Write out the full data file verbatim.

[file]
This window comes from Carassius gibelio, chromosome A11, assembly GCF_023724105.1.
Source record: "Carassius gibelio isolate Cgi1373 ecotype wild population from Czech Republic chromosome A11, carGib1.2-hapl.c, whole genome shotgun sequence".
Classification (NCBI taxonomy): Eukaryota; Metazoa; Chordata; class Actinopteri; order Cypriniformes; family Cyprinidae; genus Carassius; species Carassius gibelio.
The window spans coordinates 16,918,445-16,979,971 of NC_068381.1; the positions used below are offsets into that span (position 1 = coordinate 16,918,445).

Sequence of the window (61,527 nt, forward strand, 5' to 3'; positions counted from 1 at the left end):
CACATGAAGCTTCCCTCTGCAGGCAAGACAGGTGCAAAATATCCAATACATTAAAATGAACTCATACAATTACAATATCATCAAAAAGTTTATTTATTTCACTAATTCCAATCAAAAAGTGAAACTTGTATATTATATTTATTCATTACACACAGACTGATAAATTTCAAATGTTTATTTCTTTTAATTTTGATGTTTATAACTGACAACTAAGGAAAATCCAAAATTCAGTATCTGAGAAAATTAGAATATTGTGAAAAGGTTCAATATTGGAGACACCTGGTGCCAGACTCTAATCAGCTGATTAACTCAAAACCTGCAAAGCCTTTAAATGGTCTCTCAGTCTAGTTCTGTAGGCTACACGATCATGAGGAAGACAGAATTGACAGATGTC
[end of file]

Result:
This window comes from Carassius gibelio, chromosome A11, assembly GCF_023724105.1.
Source record: "Carassius gibelio isolate Cgi1373 ecotype wild population from Czech Republic chromosome A11, carGib1.2-hapl.c, whole genome shotgun sequence".
Classification (NCBI taxonomy): Eukaryota; Metazoa; Chordata; class Actinopteri; order Cypriniformes; family Cyprinidae; genus Carassius; species Carassius gibelio.
The window spans coordinates 16,918,445-16,979,971 of NC_068381.1; the positions used below are offsets into that span (position 1 = coordinate 16,918,445).

Sequence of the window (61,527 nt, forward strand, 5' to 3'; positions counted from 1 at the left end):
CACATGAAGCTTCCCTCTGCAGGCAAGACAGGTGCAAAATATCCAATACATTAAAATGAACTCATACAATTACAATATCATCAAAAAGTTTATTTATTTCACTAATTCCAATCAAAAAGTGAAACTTGTATATTATATTTATTCATTACACACAGACTGATAAATTTCAAATGTTTATTTCTTTTAATTTTGATGTTTATAACTGACAACTAAGGAAAATCCAAAATTCAGTATCTGAGAAAATTAGAATATTGTGAAAAGGTTCAATATTGGAGACACCTGGTGCCAGACTCTAATCAGCTGATTAACTCAAAACCTGCAAAGCCTTTAAATGGTCTCTCAGTCTAGTTCTGTAGGCTACACGATCATGAGGAAGACAGAATTGACAGATGTC